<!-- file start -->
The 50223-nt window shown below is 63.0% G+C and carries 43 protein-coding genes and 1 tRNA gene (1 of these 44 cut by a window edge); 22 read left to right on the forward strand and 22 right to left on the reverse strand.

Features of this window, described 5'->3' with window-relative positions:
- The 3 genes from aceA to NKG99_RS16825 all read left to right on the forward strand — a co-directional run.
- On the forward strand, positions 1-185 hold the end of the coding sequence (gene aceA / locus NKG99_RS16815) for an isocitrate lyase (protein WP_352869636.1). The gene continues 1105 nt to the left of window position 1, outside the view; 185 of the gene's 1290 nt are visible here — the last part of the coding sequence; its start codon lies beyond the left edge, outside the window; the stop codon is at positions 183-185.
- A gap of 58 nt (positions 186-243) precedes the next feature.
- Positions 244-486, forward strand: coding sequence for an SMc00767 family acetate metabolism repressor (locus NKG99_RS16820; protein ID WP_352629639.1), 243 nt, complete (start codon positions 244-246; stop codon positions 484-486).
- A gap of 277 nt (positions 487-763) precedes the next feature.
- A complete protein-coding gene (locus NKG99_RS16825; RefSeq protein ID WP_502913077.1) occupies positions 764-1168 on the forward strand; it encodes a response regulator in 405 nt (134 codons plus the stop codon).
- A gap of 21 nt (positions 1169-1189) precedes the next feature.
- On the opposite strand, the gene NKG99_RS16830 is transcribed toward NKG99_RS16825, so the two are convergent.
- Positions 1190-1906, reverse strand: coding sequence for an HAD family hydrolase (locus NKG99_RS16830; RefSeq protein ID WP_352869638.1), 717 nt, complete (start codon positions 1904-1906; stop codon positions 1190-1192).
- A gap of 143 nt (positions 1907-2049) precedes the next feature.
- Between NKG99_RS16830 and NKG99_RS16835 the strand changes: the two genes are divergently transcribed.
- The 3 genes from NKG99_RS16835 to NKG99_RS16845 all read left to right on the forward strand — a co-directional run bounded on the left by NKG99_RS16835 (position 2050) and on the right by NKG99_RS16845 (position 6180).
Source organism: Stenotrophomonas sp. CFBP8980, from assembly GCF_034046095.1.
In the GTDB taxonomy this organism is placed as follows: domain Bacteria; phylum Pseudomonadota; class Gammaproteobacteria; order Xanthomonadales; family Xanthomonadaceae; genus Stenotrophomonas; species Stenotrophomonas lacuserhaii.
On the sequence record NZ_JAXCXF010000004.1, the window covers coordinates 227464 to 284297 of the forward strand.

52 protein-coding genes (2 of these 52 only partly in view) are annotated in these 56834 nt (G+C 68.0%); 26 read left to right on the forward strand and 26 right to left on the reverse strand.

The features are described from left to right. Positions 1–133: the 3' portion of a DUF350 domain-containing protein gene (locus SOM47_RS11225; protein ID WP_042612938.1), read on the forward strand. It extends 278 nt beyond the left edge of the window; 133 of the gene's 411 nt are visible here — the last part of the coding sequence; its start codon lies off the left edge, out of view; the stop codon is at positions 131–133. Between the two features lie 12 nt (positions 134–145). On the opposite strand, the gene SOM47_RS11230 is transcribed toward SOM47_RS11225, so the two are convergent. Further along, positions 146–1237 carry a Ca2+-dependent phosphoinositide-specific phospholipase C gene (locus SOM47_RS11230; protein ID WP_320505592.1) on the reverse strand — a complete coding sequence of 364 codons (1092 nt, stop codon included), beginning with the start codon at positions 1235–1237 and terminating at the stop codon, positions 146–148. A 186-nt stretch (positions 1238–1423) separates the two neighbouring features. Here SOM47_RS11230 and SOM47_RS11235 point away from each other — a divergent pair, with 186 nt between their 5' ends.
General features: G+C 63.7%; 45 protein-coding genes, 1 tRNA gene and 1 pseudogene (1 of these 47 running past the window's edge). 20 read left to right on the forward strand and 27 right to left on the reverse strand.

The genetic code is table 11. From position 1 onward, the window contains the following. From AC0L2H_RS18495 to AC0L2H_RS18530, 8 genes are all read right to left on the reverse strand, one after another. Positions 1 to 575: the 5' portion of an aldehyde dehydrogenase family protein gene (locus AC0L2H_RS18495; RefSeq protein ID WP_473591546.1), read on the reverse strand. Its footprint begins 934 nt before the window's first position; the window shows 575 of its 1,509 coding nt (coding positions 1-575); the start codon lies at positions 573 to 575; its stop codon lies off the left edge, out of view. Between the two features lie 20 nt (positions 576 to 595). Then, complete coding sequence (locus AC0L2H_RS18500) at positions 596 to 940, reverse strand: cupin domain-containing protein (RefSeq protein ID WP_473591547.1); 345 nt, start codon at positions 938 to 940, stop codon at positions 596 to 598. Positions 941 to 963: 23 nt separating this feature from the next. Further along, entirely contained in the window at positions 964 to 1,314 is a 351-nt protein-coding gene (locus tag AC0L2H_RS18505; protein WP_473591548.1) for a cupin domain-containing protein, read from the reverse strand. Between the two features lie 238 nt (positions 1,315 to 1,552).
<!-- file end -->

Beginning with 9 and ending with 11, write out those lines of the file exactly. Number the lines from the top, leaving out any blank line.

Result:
- A gap of 21 nt (positions 1169-1189) precedes the next feature.
- On the opposite strand, the gene NKG99_RS16830 is transcribed toward NKG99_RS16825, so the two are convergent.
- Positions 1190-1906, reverse strand: coding sequence for an HAD family hydrolase (locus NKG99_RS16830; RefSeq protein ID WP_352869638.1), 717 nt, complete (start codon positions 1904-1906; stop codon positions 1190-1192).